Negative impacts of nCoV on Vietnam economy may extend to late Q2
Vietnam’s economy is certain to slow down in the first quarter, but the impact could linger to the second quarter.
With the complicated and dangerous nature of the new coronavirus (nCoV) outbreak, the negative impact of the virus on Vietnam’s economy will likely persist until the end of the second quarter this year, according to Bao Viet Securities Company (BVSC).
Similar to China, Vietnam’s service sector is also expected to be the hardest hit, especially transportation, accommodation, tourism, retail sales, catering, and entertainment, said BVSC in its latest report.
Chinese tourists accounted for 32% of total number of foreign visitors to Vietnam in 2019, therefore, suspending visa issuance for Chinese tourists will certainly harm the tourism industry. Besides, it is now the peak season of domestic spring tourism activities and festivals, which will be significantly weakened by the epidemic.
“Notably, these activities are seasonal, therefore, the decline could hardly be compensated in the upcoming months, even when the epidemic is over,” stated the report.
In 2019, the service sector accounts for 41.6% of Vietnam’s GDP. Even though this proportion is not as high as in China, the service sector accounts for 45% of Vietnam’s GDP growth. Industries with significantly higher growth rate include wholesale and retail sales (up 8.82%); transportation and warehousing (up 9.12%), among others, all of which will fall under the influence of the epidemic.
These sectors, including wholesale and retail sales, auto mechanics, transportation, warehousing, accommodation and catering, and arts and entertainment, currently account for 17.3% in total of Vietnam’s GDP in 2019.
Apart from the service sector, the agriculture, forestry, and fishery will be negatively affected by the epidemic with the plunge in exports of these products to the Chinese market. China is a major market for Vietnam’s farm produce, spending US$5.92 billion on buying Vietnamese goods, accounting for 35% of the total. Therefore, if trade with China is affected by the virus outbreak, the growth of agro-forestry-fishery sector, which is already low, will face the risk of further decline, thus lowering the demand for labor in this sector.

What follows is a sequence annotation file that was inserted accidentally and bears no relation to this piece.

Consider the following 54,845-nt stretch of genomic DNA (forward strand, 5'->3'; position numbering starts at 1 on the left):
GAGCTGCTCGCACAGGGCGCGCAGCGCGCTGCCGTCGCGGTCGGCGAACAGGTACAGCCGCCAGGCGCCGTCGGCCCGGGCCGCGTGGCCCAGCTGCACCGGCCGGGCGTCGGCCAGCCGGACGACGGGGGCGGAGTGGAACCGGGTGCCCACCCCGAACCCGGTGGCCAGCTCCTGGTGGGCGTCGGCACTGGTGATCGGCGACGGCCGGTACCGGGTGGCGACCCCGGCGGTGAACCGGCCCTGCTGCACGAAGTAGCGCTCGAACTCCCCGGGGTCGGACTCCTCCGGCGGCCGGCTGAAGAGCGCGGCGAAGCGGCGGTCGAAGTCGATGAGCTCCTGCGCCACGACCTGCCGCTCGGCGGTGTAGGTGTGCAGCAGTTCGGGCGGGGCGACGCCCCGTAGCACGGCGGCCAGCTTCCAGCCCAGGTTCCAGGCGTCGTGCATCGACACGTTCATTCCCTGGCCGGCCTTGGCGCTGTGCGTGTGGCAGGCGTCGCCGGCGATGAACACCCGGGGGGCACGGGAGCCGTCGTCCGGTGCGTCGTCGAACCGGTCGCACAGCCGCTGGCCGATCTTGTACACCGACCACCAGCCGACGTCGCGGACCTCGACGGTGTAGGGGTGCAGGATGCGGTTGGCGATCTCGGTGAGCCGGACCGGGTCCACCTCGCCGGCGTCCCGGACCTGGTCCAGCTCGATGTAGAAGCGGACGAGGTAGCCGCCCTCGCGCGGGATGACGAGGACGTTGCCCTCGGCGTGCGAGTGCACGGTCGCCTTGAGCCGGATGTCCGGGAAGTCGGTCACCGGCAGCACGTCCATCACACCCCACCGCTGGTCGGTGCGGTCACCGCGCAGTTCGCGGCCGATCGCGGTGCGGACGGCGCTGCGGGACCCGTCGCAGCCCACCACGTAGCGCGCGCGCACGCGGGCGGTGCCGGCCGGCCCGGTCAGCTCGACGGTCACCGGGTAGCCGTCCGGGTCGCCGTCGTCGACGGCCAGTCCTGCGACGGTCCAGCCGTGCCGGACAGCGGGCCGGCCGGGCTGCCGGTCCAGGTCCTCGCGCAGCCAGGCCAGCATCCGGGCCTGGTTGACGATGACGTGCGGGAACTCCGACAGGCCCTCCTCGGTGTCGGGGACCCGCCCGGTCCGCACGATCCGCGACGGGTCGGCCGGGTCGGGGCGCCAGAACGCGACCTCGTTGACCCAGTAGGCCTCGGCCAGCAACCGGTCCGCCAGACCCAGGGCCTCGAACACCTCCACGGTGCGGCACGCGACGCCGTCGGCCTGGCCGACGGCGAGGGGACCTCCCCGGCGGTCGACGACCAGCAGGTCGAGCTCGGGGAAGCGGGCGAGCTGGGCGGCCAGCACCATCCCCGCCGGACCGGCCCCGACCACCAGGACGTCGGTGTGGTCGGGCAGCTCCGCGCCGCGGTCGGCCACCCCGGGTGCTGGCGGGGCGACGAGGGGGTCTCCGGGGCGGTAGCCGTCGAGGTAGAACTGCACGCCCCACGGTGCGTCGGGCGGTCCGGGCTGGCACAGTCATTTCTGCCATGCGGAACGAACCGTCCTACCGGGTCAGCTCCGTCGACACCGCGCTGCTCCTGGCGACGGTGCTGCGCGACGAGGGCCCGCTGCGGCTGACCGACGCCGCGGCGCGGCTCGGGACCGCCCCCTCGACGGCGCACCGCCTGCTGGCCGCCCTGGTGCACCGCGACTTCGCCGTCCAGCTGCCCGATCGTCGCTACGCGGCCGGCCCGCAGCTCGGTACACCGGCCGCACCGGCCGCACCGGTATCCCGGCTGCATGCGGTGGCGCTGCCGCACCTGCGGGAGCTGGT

For the industry-construction sector, disruptions in global supply chain resulting from the nCoV outbreak will possibly affect the import of commodities used as input materials for production in Vietnam. According to the General Department of Vietnam Customs, Vietnam’s total import-export value with China accounted for about 30% of Vietnam’s total export in 2019, of which exports to China accounted for 24% while imports from China made up 38.7%.
On that basis, Chinese disease outbreak could affect productions of Vietnam’s key export products that heavily depend on imported materials, such as cell phones & electronic components, computers, electronic products, textile, and footwear, among others.
In a positive scenario, BVSC forecasts that Vietnam's GDP will grow by about 6.5% year-on-year in the first quarter of 2020, 0.2-0.4 percentage points lower than the same period in 2019.
Meanwhile, Viet Dragon Securities Company (VDSC) offered a less optimistic view with GDP growth projected to slow to 6 – 6.3% year-on-year in the period.
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